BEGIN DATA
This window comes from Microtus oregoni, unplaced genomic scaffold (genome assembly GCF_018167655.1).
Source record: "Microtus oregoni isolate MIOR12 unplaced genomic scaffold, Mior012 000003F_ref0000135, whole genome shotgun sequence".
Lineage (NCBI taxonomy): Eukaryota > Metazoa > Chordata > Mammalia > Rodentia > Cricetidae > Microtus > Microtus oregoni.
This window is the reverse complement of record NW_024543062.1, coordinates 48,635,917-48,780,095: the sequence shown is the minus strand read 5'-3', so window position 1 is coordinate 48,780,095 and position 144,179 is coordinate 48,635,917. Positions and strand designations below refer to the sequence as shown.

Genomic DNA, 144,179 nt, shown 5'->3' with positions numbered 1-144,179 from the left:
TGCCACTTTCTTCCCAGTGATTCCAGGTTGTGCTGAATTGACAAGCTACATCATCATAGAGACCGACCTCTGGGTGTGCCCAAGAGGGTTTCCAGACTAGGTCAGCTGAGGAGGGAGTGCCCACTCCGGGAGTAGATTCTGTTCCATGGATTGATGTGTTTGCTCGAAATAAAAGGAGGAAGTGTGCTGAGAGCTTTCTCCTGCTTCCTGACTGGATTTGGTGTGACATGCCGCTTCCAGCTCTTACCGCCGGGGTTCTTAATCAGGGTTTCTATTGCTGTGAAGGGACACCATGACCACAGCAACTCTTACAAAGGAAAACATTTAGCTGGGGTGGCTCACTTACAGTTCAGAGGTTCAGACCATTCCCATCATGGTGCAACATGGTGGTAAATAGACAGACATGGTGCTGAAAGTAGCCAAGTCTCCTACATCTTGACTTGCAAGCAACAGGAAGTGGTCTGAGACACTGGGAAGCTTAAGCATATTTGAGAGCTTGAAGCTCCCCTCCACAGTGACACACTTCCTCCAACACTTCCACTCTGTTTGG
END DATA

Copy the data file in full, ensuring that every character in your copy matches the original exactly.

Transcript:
This window comes from Microtus oregoni, unplaced genomic scaffold (genome assembly GCF_018167655.1).
Source record: "Microtus oregoni isolate MIOR12 unplaced genomic scaffold, Mior012 000003F_ref0000135, whole genome shotgun sequence".
Lineage (NCBI taxonomy): Eukaryota > Metazoa > Chordata > Mammalia > Rodentia > Cricetidae > Microtus > Microtus oregoni.
This window is the reverse complement of record NW_024543062.1, coordinates 48,635,917-48,780,095: the sequence shown is the minus strand read 5'-3', so window position 1 is coordinate 48,780,095 and position 144,179 is coordinate 48,635,917. Positions and strand designations below refer to the sequence as shown.

Genomic DNA, 144,179 nt, shown 5'->3' with positions numbered 1-144,179 from the left:
TGCCACTTTCTTCCCAGTGATTCCAGGTTGTGCTGAATTGACAAGCTACATCATCATAGAGACCGACCTCTGGGTGTGCCCAAGAGGGTTTCCAGACTAGGTCAGCTGAGGAGGGAGTGCCCACTCCGGGAGTAGATTCTGTTCCATGGATTGATGTGTTTGCTCGAAATAAAAGGAGGAAGTGTGCTGAGAGCTTTCTCCTGCTTCCTGACTGGATTTGGTGTGACATGCCGCTTCCAGCTCTTACCGCCGGGGTTCTTAATCAGGGTTTCTATTGCTGTGAAGGGACACCATGACCACAGCAACTCTTACAAAGGAAAACATTTAGCTGGGGTGGCTCACTTACAGTTCAGAGGTTCAGACCATTCCCATCATGGTGCAACATGGTGGTAAATAGACAGACATGGTGCTGAAAGTAGCCAAGTCTCCTACATCTTGACTTGCAAGCAACAGGAAGTGGTCTGAGACACTGGGAAGCTTAAGCATATTTGAGAGCTTGAAGCTCCCCTCCACAGTGACACACTTCCTCCAACACTTCCACTCTGTTTGG